Individual developers of islands at Nakheel's The World must meet set environmental standards to qualify for project finance, an official has revealed.
They must prepare environmental impact assessments (EIAs) to comply with regulatory requirements and conform to a set of funding criteria known as the Equator Principles (EP).
The principles are the financial industry's benchmark for determining, assessing and managing social and environmental risks in project financing.
A project finance lender looks primarily to the revenues generated by a single project both as the source of repayment and as security for the exposure. The lending method plays an important role in financing development throughout the world.
Project financiers may encounter social and environmental issues that are complex and challenging, particularly in connection with projects in emerging markets.
The Equator Principles Financial Institutions – a group of prominent global financiers who formulated the EP – adopted the principles to ensure the projects they financed were developed in a socially responsible manner that reflected sound environmental management practices.
"Due diligence requirements that developers will need to demonstrate include the identification of both environmental and social impacts, measures to eliminate or manage the negative impacts and framework management plans to describe how these measures will be implemented," Brendan Jack, Head of Sustainability and Environment for The World, told Emirates Business. Developers must provide environmental baseline studies (EBSs) that benchmark conditions before they commence their activities. The studies must be more detailed if an island is to be reshaped.
Emirates Business reported last month that nearly 60 per cent of The World's islands are to be reshaped or merged.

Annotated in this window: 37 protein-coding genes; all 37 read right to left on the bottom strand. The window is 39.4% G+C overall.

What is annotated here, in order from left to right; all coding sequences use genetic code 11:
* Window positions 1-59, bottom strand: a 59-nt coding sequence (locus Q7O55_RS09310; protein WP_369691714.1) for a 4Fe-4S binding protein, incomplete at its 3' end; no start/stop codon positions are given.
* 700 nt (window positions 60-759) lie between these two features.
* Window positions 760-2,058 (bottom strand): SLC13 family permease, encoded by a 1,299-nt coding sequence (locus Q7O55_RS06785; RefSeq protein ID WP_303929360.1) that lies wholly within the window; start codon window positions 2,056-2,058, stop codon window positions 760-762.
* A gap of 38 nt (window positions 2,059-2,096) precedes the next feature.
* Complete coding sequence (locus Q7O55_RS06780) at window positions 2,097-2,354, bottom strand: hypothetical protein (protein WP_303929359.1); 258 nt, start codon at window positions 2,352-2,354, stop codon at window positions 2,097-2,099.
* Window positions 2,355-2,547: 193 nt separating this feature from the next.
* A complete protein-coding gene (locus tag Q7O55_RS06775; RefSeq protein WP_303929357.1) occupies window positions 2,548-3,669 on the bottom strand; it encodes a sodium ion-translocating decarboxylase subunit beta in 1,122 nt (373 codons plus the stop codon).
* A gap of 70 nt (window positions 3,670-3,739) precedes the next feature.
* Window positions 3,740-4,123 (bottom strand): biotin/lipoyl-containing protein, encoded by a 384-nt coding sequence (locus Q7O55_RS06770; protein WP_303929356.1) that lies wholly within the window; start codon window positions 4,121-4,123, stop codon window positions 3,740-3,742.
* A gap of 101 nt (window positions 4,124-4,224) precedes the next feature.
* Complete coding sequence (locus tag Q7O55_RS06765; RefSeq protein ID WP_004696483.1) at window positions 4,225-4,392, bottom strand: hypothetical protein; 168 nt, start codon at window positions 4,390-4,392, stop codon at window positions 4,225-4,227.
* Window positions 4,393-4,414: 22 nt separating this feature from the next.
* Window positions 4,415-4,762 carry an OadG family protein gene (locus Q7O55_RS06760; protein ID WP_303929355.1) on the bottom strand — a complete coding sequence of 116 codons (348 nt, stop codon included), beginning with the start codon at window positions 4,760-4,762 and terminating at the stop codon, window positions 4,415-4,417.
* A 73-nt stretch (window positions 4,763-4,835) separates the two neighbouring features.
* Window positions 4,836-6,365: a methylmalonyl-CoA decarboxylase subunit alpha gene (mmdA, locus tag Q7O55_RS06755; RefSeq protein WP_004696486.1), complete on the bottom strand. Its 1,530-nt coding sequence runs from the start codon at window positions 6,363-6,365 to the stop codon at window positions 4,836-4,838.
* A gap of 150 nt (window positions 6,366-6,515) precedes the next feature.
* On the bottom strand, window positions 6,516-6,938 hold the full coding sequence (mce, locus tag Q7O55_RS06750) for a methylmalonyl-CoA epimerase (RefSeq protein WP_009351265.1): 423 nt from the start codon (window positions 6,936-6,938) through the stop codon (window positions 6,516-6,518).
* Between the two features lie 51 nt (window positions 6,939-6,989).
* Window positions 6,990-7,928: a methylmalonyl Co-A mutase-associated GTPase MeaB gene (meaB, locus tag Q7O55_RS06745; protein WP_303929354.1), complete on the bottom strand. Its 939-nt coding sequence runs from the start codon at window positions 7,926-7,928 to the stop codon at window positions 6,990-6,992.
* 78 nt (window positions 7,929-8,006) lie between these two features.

Developers must conduct hydrological studies to demonstrate that the revised shape of an island will be stable – for example, that the beach sand will not move around too much – and that it will not affect the stability of neighbouring islands.
"They will need to have detailed management plans in place for both the construction and operational phases of their developments and ensure that these plans are cascaded through to subsequent buyers and leaseholders," added Jack.
He said the goals were not particularly difficult to meet and were regarded as the norm in regions and countries such as the US, the UK, Scandinavia, Canada and Australia.
"Until recently, the biggest challenge lay in securing consultants who could do the work quickly and cost-effectively. For example, to meet regulatory requirements EIAs can be done only by consultancies registered with the construction licensing body Trakhees.
"With the volume of work in Dubai there was a reasonably long time to get the work completed, but this situation has eased in the past few months."
The cost of meeting the environmental requirements will vary according to the size and complexity of the developments.
"Developers should consider these costs as an investment in sales and marketing where typical budgets would run into the multi-millions."
Nakheel has produced templates and guidance documents to help developers obtain project finance by meeting the EP requirements. The papers cover EIAs, EBSs, management plans and construction health and safety regulations.
"We brief and work closely with the developers' specialist consultants to achieve the desired outcome. We also work closely with Trakhees to support them in the development of regulations and processes commensurate with the unique nature of The World. This will help developers meet their regulatory compliance requirements as efficiently as possible."
The company also provides technical information from previous studies and access at or below market rates to specialists who can help expedite the process.
"With permission, Nakheel works with developers to spread non-sensitive information on better ways to meet challenges or alternative solutions that might fit a particular situation."